Archive for May, 2013

There’s been a lot of noise lately about how awful the new version of the Diagnostic and Statistical Manual (DSM) of the American Psychiatric Association is going to be. Virtually none of this drive-by criticism appears to be the least bit informed as to the goals of the DSM-V, much less the process by which it has been developed.

A recent critical article: Why Many Mental Health Professionals Are Ditching the DSM-V ‘Bible’. There are SO many problems with this article, yet most will completely elude detection by readers.

1. The title asserts that “many” MHPs (Mental Health Professionals) are abandoning the DSM-V. Absolutely NO evidence is given for this assertion. A cheap shot, nothing more.

2. The title refers to the DSM as a “Bible”, which it is not. The Bible is considered to be a revelatory document (by believers) or a historical document (by non-believer scholars). The DSM is neither. It’s a data driven, clinically validated, periodically updated classification scheme, and nothing more. That’s all it’s designed to be.

3. “major players in the mental health community say the book needs more research”. Who are these “major players”? The NIMH is mentioned, but that’s now old news, and not immediately relevant, anyway (see #4 below). Unnamed academics from Columbia and Rutgers are also referenced – complaining about the DMS’s lack of epidemiological perspective, and insufficient consideration of ancillary causal factors. As usual, these non-clinician critics want the DSM to be the kind of research review it never was intended to be. It’s for working clinicians, not researchers. It USES research, in several ways, but is NOT a research report, review, or even summary. Once again we see non-clinicians simply failing to understand what we in clinical mental health are actually doing in our work.

4. NIMH director Thomas Insel is paraphrased (correctly, I think) as saying the DSM lacks validity because it classifies disorders solely by their symptoms. Pray tell, what is the alternative? The DSM, in recent iterations, derived from a desire to diagnose not according to theory (for which, by definition, there was little or no formal research support) but according to actual clinical presentation – yes, symptoms. WHAT ELSE DO WE HAVE? This isn’t a mistake, it’s a NECESSITY. We’re playing the only game we actually CAN play, at this point in the evolution of our knowledge of mental illness.

Insel’s project is a research strategy, for an agency with a very strong commitment to basic (i.e., physical science and medical) research. But don’t expect it to answer all questions; it simply can’t

There is a vast amount of research – from studies of morphology in biology to the famed “Minnesota twin studies” in psychology – which supports the idea that what one sees in the real world is about 50% derived from genetic factors and 50% derived from environmental factors. The conceit that any study of genetics+environment will allow us to account for the spectrum of depressive disorders, anxiety disorders, and most particularly trauma disorders is either phenomenally ill-informed or gratuitously over-optimistic. The further notion that the results of such a effort will properly be considered “medical” presupposes that psychology can be reduced to physiology, at the least. Yeah, and while you’re at it, let’s reduce computer programming to mere electronics. This is sort of “reductionist” logical error one is cautioned about as an undergraduate. Such decomposition of a higher order field to one or more lower order fields has never, to my best knowledge, happened – outside of the realm of theory, not is it ever going to.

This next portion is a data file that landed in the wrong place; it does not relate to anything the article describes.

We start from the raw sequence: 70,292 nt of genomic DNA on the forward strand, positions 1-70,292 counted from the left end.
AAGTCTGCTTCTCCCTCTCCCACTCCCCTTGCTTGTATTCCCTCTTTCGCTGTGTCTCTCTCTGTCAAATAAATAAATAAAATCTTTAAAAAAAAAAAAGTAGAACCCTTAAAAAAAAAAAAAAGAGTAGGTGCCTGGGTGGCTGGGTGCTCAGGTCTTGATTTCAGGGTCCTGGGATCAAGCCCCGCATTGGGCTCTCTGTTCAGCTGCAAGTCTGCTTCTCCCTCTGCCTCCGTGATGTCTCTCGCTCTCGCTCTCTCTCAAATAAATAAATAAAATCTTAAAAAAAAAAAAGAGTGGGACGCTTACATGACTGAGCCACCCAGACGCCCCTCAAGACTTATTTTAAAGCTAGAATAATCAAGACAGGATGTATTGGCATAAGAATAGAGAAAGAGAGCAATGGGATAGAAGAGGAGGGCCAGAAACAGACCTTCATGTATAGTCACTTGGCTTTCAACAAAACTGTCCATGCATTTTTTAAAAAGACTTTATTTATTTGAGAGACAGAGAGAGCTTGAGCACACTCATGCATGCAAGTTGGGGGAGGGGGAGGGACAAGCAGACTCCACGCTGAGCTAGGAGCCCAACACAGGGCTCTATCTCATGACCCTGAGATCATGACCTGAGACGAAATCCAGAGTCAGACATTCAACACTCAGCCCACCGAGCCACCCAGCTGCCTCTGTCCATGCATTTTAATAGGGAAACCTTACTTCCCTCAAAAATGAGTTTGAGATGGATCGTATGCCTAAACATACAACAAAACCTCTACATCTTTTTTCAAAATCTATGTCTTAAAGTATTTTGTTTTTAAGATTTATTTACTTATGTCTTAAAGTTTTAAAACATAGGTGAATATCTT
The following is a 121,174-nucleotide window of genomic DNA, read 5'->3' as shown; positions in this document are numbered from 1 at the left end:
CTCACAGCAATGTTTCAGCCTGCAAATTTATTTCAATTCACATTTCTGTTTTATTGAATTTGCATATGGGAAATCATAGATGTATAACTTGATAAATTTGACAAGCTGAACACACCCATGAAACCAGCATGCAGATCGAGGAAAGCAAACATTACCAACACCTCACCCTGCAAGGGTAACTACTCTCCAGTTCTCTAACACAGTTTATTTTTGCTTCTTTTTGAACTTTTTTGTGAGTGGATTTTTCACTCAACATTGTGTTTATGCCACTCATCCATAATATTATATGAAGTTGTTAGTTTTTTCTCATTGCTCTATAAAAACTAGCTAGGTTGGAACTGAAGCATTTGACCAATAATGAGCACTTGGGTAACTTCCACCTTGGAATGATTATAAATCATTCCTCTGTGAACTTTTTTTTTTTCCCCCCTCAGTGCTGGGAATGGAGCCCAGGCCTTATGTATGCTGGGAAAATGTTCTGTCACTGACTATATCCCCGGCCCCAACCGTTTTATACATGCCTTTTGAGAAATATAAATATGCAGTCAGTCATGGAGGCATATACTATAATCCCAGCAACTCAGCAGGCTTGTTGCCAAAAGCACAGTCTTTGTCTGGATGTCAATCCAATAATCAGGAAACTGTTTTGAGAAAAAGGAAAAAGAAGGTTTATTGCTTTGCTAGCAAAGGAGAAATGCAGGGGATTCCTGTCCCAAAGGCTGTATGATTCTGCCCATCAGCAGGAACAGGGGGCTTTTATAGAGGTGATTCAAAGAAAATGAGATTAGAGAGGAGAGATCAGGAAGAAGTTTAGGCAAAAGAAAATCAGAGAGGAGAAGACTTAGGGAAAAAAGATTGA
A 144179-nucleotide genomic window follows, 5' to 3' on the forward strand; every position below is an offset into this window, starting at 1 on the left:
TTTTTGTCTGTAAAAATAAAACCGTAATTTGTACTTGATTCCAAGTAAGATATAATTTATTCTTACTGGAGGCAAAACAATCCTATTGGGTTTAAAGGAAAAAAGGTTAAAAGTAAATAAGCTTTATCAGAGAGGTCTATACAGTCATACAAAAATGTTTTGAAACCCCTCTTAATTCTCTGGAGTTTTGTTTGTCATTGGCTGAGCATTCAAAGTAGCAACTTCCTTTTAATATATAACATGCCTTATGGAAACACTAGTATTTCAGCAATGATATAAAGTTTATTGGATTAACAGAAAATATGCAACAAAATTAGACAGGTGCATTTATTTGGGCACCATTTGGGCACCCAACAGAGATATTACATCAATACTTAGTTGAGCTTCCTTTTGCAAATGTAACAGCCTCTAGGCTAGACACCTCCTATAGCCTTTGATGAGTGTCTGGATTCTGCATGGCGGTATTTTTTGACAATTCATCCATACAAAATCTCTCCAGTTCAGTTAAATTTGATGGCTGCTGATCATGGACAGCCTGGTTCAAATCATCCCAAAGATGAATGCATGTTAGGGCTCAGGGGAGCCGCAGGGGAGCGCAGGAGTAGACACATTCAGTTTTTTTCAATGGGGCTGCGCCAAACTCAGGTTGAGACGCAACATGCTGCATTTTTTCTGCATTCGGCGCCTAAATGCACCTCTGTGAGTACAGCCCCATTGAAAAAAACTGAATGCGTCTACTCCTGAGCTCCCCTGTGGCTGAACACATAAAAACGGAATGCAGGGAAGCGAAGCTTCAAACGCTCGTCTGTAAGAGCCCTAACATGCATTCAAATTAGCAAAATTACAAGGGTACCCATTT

For how many decades has the search been unfolding for a “gene for alcoholism”? And the results: still looking…

“Further evidence and an approximate estimate of heritability – crudely speaking how genetic a condition is – can be derived from twin studies that yield figures of 50% for males and 25% for females…” (Ball, D. (2004). “Genetic approaches to alcohol dependence”, The British Journal of Psychiatry
185: 449-451 doi: 10.1192/bjp.185.6.449)

What this should make clear is that “medical” approaches to such things will ever only get us part of the way to our goal. The rest of what it will take has to do with behavior, learning, and a causal model that will contain a number of non-physical factors. And alcoholism is EASY, compared to anxiety, depression, or trauma disorders.

It is fundamentally misguided to think that psychology can be reduced to physiology or medicine. Yet, if awareness of this thinking error is not much in the minds of the general public, it is also significantly lacking in the minds of too many mental health professionals. Insufficient awareness of this error is at the heart of much criticism of professional clinical psychology by non-clinicians outside of the field. They just don’t get it. Clinical work is NOT research any more than research is theory. Different areas of thoughtful activity – different goals – different processes – different rules – different outcomes. So shall it always be.

I appreciate that several rather subtle considerations are touched upon in my remarks above, of necessity. This is ALL about explanatory and prediction strategies, and THAT topic isn’t seriously taken up by most students until graduate school. If this were an easy topic, it’d be covered in high school.

Biology is still actively arguing about species delineation and classification (a fascinating topic, by the way). It’s hardly surprising that we are doing the same in the nosology of mental illness. It’s part of the process by which science improves itself. We’re NOT in trouble; we’re just doing our job.

[based on a 2013.05.14 post to the G+ Trauma and dissociation: education and advocacy community]

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